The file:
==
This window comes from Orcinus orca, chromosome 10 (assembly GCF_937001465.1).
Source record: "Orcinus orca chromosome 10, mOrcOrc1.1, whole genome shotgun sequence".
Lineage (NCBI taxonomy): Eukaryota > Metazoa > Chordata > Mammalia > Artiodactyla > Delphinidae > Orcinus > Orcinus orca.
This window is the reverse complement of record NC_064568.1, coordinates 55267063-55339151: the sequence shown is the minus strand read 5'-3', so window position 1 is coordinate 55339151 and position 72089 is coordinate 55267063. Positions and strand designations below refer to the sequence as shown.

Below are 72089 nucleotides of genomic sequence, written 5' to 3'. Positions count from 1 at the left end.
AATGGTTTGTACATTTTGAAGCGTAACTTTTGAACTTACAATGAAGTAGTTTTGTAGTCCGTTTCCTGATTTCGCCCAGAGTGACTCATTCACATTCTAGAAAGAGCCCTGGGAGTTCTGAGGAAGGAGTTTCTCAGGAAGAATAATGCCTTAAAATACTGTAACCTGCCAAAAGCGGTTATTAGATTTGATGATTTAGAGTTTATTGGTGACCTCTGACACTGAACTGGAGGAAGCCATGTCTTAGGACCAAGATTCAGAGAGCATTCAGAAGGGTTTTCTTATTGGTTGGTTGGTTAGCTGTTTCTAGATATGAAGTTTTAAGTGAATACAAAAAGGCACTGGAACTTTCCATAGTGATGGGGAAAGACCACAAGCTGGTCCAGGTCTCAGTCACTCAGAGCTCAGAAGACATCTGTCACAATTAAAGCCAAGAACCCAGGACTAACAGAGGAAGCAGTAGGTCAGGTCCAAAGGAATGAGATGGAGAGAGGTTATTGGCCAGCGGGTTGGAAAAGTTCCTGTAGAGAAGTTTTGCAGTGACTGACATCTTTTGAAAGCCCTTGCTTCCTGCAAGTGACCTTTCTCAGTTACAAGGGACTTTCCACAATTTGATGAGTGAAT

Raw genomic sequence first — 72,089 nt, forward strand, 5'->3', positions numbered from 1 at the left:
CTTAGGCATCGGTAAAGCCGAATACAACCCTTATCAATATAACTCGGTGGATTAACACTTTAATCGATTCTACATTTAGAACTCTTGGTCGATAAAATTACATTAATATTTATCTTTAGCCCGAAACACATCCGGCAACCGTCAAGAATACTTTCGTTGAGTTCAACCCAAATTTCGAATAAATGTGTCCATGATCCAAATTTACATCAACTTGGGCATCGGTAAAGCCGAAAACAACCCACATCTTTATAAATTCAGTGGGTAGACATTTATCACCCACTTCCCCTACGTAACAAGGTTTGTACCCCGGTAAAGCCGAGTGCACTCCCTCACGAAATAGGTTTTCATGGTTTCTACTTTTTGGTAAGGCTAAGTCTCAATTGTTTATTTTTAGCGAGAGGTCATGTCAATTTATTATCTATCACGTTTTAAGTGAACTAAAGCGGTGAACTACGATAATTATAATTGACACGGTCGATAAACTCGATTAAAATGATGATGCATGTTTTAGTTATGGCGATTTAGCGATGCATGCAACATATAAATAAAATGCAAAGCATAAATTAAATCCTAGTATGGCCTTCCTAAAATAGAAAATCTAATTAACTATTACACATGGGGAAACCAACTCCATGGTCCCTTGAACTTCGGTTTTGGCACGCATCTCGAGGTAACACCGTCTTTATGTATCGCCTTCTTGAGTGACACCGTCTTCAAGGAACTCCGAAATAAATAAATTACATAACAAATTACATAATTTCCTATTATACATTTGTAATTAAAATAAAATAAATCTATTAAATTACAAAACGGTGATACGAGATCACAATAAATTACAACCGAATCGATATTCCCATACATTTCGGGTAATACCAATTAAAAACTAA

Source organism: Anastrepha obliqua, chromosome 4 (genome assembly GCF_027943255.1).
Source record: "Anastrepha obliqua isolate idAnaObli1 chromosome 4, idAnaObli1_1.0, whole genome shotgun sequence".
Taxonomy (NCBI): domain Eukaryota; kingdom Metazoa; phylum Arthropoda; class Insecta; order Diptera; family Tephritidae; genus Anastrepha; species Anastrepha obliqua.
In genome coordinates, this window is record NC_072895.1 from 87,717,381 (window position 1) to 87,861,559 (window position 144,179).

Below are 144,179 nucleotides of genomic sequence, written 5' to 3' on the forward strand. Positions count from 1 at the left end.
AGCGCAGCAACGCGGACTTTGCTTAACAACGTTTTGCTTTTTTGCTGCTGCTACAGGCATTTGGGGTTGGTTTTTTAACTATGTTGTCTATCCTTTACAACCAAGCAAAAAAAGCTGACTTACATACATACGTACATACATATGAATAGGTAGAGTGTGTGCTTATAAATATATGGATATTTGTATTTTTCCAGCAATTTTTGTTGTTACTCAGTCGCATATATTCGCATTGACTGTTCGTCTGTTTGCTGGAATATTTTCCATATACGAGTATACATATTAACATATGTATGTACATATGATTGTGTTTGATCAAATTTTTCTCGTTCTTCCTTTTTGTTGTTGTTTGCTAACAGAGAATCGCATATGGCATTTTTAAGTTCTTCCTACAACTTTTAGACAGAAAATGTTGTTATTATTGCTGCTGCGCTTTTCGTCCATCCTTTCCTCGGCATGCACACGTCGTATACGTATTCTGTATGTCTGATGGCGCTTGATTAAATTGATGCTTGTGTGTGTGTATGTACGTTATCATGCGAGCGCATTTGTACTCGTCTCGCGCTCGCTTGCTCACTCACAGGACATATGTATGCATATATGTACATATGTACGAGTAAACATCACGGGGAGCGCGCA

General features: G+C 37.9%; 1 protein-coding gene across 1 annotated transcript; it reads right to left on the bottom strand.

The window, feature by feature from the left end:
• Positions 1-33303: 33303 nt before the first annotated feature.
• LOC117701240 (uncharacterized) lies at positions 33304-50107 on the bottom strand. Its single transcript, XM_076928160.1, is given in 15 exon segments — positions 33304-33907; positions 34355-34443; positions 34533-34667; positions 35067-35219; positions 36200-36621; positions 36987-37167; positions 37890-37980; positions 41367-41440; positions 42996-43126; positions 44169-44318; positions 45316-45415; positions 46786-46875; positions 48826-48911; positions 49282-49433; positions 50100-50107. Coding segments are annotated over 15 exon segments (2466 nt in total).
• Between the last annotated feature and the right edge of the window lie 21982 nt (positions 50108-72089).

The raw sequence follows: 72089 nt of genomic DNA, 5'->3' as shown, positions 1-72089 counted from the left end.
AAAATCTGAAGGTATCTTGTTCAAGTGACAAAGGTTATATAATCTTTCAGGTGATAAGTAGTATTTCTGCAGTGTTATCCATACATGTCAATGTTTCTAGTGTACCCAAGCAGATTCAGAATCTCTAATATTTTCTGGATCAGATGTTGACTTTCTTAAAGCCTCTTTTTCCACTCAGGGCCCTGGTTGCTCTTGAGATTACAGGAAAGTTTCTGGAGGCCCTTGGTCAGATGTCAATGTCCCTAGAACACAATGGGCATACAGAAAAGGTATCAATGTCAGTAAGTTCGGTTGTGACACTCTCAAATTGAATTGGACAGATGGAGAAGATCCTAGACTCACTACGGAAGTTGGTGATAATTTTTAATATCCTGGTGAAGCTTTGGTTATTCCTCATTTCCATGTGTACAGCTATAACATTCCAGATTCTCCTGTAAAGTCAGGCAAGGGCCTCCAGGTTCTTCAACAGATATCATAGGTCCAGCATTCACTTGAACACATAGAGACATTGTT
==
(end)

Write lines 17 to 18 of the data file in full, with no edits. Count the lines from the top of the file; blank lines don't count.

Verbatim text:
• Positions 1-33303: 33303 nt before the first annotated feature.
• LOC117701240 (uncharacterized) lies at positions 33304-50107 on the bottom strand. Its single transcript, XM_076928160.1, is given in 15 exon segments — positions 33304-33907; positions 34355-34443; positions 34533-34667; positions 35067-35219; positions 36200-36621; positions 36987-37167; positions 37890-37980; positions 41367-41440; positions 42996-43126; positions 44169-44318; positions 45316-45415; positions 46786-46875; positions 48826-48911; positions 49282-49433; positions 50100-50107. Coding segments are annotated over 15 exon segments (2466 nt in total).